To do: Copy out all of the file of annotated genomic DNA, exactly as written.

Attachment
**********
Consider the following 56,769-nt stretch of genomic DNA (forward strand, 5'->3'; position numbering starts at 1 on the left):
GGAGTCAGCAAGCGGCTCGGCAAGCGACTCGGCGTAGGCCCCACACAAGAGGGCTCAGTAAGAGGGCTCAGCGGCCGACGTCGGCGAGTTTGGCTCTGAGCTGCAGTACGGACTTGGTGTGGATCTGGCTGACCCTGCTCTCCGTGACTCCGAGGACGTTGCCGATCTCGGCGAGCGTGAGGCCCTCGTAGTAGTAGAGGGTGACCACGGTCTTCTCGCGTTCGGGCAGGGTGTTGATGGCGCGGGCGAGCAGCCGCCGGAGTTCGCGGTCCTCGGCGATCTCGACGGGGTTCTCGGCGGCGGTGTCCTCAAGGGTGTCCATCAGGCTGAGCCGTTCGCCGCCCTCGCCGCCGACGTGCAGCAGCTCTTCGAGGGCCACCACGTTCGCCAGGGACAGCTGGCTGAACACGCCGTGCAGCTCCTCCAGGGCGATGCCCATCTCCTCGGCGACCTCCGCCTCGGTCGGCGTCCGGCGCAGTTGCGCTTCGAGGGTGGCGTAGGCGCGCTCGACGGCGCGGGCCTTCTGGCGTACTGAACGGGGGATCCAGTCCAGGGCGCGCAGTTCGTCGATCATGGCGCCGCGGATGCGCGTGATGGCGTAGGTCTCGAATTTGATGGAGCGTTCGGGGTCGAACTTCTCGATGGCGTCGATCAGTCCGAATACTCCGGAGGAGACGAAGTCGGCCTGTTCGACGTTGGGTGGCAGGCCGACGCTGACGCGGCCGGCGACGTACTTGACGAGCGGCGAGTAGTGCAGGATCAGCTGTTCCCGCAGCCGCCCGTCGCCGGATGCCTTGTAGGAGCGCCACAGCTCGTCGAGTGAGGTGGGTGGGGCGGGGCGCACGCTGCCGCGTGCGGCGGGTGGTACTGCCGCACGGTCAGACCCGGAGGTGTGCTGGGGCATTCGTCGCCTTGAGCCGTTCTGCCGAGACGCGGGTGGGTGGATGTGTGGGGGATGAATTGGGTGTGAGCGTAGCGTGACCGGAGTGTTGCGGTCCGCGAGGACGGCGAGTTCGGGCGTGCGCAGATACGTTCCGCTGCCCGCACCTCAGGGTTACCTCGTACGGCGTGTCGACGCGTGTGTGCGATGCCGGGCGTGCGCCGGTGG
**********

Consider the following 56,769-nt stretch of genomic DNA (forward strand, 5'->3'; position numbering starts at 1 on the left):
GGAGTCAGCAAGCGGCTCGGCAAGCGACTCGGCGTAGGCCCCACACAAGAGGGCTCAGTAAGAGGGCTCAGCGGCCGACGTCGGCGAGTTTGGCTCTGAGCTGCAGTACGGACTTGGTGTGGATCTGGCTGACCCTGCTCTCCGTGACTCCGAGGACGTTGCCGATCTCGGCGAGCGTGAGGCCCTCGTAGTAGTAGAGGGTGACCACGGTCTTCTCGCGTTCGGGCAGGGTGTTGATGGCGCGGGCGAGCAGCCGCCGGAGTTCGCGGTCCTCGGCGATCTCGACGGGGTTCTCGGCGGCGGTGTCCTCAAGGGTGTCCATCAGGCTGAGCCGTTCGCCGCCCTCGCCGCCGACGTGCAGCAGCTCTTCGAGGGCCACCACGTTCGCCAGGGACAGCTGGCTGAACACGCCGTGCAGCTCCTCCAGGGCGATGCCCATCTCCTCGGCGACCTCCGCCTCGGTCGGCGTCCGGCGCAGTTGCGCTTCGAGGGTGGCGTAGGCGCGCTCGACGGCGCGGGCCTTCTGGCGTACTGAACGGGGGATCCAGTCCAGGGCGCGCAGTTCGTCGATCATGGCGCCGCGGATGCGCGTGATGGCGTAGGTCTCGAATTTGATGGAGCGTTCGGGGTCGAACTTCTCGATGGCGTCGATCAGTCCGAATACTCCGGAGGAGACGAAGTCGGCCTGTTCGACGTTGGGTGGCAGGCCGACGCTGACGCGGCCGGCGACGTACTTGACGAGCGGCGAGTAGTGCAGGATCAGCTGTTCCCGCAGCCGCCCGTCGCCGGATGCCTTGTAGGAGCGCCACAGCTCGTCGAGTGAGGTGGGTGGGGCGGGGCGCACGCTGCCGCGTGCGGCGGGTGGTACTGCCGCACGGTCAGACCCGGAGGTGTGCTGGGGCATTCGTCGCCTTGAGCCGTTCTGCCGAGACGCGGGTGGGTGGATGTGTGGGGGATGAATTGGGTGTGAGCGTAGCGTGACCGGAGTGTTGCGGTCCGCGAGGACGGCGAGTTCGGGCGTGCGCAGATACGTTCCGCTGCCCGCACCTCAGGGTTACCTCGTACGGCGTGTCGACGCGTGTGTGCGATGCCGGGCGTGCGCCGGTGG